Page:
Are you aware of the differences between the assessed value vs. market value? Keep reading to find out how these two numbers differ and correlate to determine a property’s worth. It’s more interesting than you think.
Disclaimer: The information included in this post is for informational purposes only and should not be taken as legal, financial, or DIY advice. We highly suggest consulting a professional before attempting any DIY home improvements or repairs.
- Assessed Value vs. Market Value
- Appealing Assessed Valuations
- Factors Affecting Value
- Factors Affecting Mortgages and Taxes
- Frequently Asked Questions
The Quick Answer
Comparing assessed value vs. market value is often confusing since they sound so similar. But there are a few key differences. In a nutshell, these include:
- The fair market value, or just value, is what the home is worth if the owner puts it on the market that day. It’s essentially what a buyer is willing to pay for it.
- The assessed value is a standardized value set by your local county authorities for tax purposes. They use specific formulas to figure out your exact tax bill.
Assessed Value vs. Market Value
Homeowners want their properties assessed as low as possible with a market value as high as possible.
A tax appraiser assesses the value of a parcel of real estate to figure out how much the owner should pay in taxes. The higher the assessed value of a home, the higher the tax bill. Local tax assessors come up with the annual rates depending on the laws of the locale. For example, they may assess a home in Florida at $200,000 for $2,000 annually.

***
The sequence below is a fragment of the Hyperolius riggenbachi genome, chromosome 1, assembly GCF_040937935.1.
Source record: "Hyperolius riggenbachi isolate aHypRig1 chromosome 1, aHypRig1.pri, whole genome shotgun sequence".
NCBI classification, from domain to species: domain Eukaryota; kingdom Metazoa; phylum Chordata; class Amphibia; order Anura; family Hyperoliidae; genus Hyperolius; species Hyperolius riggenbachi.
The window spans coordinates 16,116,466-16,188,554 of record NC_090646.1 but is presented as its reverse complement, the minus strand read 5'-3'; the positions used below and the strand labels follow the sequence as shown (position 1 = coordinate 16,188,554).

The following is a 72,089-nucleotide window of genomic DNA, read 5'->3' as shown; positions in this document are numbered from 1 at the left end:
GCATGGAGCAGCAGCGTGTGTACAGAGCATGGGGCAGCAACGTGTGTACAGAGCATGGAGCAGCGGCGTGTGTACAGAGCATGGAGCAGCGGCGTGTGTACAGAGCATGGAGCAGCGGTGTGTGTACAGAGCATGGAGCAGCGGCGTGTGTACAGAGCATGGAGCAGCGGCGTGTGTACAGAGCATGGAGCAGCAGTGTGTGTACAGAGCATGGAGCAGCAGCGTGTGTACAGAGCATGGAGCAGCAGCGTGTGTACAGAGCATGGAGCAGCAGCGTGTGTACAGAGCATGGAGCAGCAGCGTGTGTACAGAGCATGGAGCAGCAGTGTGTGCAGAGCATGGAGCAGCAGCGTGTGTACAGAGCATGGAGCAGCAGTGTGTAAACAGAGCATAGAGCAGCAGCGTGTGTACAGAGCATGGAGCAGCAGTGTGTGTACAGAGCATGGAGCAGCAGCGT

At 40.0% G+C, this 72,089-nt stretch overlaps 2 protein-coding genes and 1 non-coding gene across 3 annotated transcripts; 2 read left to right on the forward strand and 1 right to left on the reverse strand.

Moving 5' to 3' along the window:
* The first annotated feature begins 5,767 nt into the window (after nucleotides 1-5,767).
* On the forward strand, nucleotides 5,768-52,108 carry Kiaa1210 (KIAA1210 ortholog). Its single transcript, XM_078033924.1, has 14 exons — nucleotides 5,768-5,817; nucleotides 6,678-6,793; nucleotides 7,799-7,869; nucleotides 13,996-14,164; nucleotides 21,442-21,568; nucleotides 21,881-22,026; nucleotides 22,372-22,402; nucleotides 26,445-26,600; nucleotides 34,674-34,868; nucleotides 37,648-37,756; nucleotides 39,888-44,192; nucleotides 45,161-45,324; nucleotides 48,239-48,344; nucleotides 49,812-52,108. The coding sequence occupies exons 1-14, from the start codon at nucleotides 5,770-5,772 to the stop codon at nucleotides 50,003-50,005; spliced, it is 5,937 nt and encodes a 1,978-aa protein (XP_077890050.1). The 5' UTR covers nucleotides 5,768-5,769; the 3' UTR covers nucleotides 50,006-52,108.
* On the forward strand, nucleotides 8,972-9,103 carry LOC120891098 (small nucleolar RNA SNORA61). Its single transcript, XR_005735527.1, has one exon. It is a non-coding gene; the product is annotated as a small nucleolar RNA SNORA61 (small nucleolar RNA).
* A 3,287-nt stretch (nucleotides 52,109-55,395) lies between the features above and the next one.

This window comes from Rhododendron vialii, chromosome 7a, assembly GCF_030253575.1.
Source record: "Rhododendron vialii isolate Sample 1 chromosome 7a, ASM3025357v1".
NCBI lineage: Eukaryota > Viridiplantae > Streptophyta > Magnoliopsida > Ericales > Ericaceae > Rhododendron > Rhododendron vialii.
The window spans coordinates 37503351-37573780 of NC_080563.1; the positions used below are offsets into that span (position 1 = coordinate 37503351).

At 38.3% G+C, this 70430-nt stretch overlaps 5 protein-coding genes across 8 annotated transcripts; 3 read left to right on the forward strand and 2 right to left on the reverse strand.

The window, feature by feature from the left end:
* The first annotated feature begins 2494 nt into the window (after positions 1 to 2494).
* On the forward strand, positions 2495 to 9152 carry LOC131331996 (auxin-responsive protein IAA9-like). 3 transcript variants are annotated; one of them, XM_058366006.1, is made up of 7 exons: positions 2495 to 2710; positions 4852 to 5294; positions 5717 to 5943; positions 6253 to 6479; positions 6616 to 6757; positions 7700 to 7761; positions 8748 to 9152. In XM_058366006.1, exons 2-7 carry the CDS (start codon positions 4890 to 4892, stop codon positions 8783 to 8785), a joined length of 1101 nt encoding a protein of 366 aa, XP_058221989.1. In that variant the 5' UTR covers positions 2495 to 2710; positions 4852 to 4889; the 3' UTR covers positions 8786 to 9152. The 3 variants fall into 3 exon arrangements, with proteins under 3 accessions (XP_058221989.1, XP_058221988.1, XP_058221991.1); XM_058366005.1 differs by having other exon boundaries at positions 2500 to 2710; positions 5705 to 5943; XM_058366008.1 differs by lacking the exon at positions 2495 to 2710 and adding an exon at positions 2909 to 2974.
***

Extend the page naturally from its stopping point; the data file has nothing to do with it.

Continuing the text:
But if the homeowner puts it up for sale, they might get $240,000. That’s its market value. Or the taxed value could be 200 percent of its “just value” if they sell it as a short sale. The tax assessor looks at several factors to determine your official assessed value.
They check the legal description, look for unique features or additions to the home, take photos, compare it to similar homes nearby (“comps”), and write a report with the final valuation. Once they have a number ready, they multiply it against 60-80 percent to determine the taxed value.
For example, if an assessor uses a 70% multiplier against a $150,000 house, then the assessed value for tax purposes would be $105,000. Then, the county uses that number along with the mill rate to figure out the annual taxes.
The mill rate divides into tenths of a penny. You use your local mill rate with your assessed value to determine how much you owe in taxes. For example, you would multiply the mill rate by your assessment and divide by 1,000 to get your tax bill.
Diving deeper into market value, we see that this number is volatile and not written in stone. A home is more than just a collection of bricks and mortar. Many factors go into deciding how much a property is worth to somebody.
Appealing Assessed Valuations
If a homeowner disagrees with the assessed value of their home, they can petition for an appeal in front of the Value Adjustment Board by first filling out the appropriate forms. They can argue their case as to why they deserve a reevaluation.